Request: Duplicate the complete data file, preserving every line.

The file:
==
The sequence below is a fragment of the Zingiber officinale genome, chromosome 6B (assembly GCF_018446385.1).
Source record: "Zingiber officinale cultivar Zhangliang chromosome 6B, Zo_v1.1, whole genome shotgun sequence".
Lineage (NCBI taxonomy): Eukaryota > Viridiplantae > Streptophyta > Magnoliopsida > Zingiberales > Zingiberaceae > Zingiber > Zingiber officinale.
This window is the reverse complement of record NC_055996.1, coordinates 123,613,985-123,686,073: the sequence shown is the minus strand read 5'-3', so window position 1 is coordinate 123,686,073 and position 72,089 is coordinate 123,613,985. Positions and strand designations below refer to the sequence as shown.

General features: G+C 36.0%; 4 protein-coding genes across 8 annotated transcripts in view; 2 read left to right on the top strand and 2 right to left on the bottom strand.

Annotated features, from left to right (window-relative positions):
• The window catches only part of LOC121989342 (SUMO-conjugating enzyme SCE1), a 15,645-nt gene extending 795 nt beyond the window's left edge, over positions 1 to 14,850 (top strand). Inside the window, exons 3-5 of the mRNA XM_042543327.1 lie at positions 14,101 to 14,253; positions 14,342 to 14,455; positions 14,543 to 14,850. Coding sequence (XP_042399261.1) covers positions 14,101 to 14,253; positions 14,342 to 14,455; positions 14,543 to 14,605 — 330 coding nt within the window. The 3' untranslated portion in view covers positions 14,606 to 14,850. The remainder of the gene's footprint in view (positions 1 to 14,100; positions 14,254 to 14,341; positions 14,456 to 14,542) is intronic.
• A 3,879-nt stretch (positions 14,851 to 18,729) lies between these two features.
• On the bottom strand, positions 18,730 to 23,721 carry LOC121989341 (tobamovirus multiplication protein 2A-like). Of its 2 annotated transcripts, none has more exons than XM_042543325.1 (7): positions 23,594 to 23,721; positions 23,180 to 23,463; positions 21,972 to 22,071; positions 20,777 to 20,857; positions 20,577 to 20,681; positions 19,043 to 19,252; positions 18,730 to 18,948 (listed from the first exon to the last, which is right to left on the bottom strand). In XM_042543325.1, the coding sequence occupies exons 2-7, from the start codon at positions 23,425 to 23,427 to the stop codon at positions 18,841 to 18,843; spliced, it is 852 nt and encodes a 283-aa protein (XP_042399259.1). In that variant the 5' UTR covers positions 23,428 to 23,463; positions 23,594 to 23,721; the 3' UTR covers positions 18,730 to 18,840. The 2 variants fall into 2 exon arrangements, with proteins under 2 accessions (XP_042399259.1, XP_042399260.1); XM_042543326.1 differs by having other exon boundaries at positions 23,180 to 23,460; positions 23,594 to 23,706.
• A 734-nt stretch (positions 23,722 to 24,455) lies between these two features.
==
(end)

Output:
The sequence below is a fragment of the Zingiber officinale genome, chromosome 6B (assembly GCF_018446385.1).
Source record: "Zingiber officinale cultivar Zhangliang chromosome 6B, Zo_v1.1, whole genome shotgun sequence".
Lineage (NCBI taxonomy): Eukaryota > Viridiplantae > Streptophyta > Magnoliopsida > Zingiberales > Zingiberaceae > Zingiber > Zingiber officinale.
This window is the reverse complement of record NC_055996.1, coordinates 123,613,985-123,686,073: the sequence shown is the minus strand read 5'-3', so window position 1 is coordinate 123,686,073 and position 72,089 is coordinate 123,613,985. Positions and strand designations below refer to the sequence as shown.

General features: G+C 36.0%; 4 protein-coding genes across 8 annotated transcripts in view; 2 read left to right on the top strand and 2 right to left on the bottom strand.

Annotated features, from left to right (window-relative positions):
• The window catches only part of LOC121989342 (SUMO-conjugating enzyme SCE1), a 15,645-nt gene extending 795 nt beyond the window's left edge, over positions 1 to 14,850 (top strand). Inside the window, exons 3-5 of the mRNA XM_042543327.1 lie at positions 14,101 to 14,253; positions 14,342 to 14,455; positions 14,543 to 14,850. Coding sequence (XP_042399261.1) covers positions 14,101 to 14,253; positions 14,342 to 14,455; positions 14,543 to 14,605 — 330 coding nt within the window. The 3' untranslated portion in view covers positions 14,606 to 14,850. The remainder of the gene's footprint in view (positions 1 to 14,100; positions 14,254 to 14,341; positions 14,456 to 14,542) is intronic.
• A 3,879-nt stretch (positions 14,851 to 18,729) lies between these two features.
• On the bottom strand, positions 18,730 to 23,721 carry LOC121989341 (tobamovirus multiplication protein 2A-like). Of its 2 annotated transcripts, none has more exons than XM_042543325.1 (7): positions 23,594 to 23,721; positions 23,180 to 23,463; positions 21,972 to 22,071; positions 20,777 to 20,857; positions 20,577 to 20,681; positions 19,043 to 19,252; positions 18,730 to 18,948 (listed from the first exon to the last, which is right to left on the bottom strand). In XM_042543325.1, the coding sequence occupies exons 2-7, from the start codon at positions 23,425 to 23,427 to the stop codon at positions 18,841 to 18,843; spliced, it is 852 nt and encodes a 283-aa protein (XP_042399259.1). In that variant the 5' UTR covers positions 23,428 to 23,463; positions 23,594 to 23,721; the 3' UTR covers positions 18,730 to 18,840. The 2 variants fall into 2 exon arrangements, with proteins under 2 accessions (XP_042399259.1, XP_042399260.1); XM_042543326.1 differs by having other exon boundaries at positions 23,180 to 23,460; positions 23,594 to 23,706.
• A 734-nt stretch (positions 23,722 to 24,455) lies between these two features.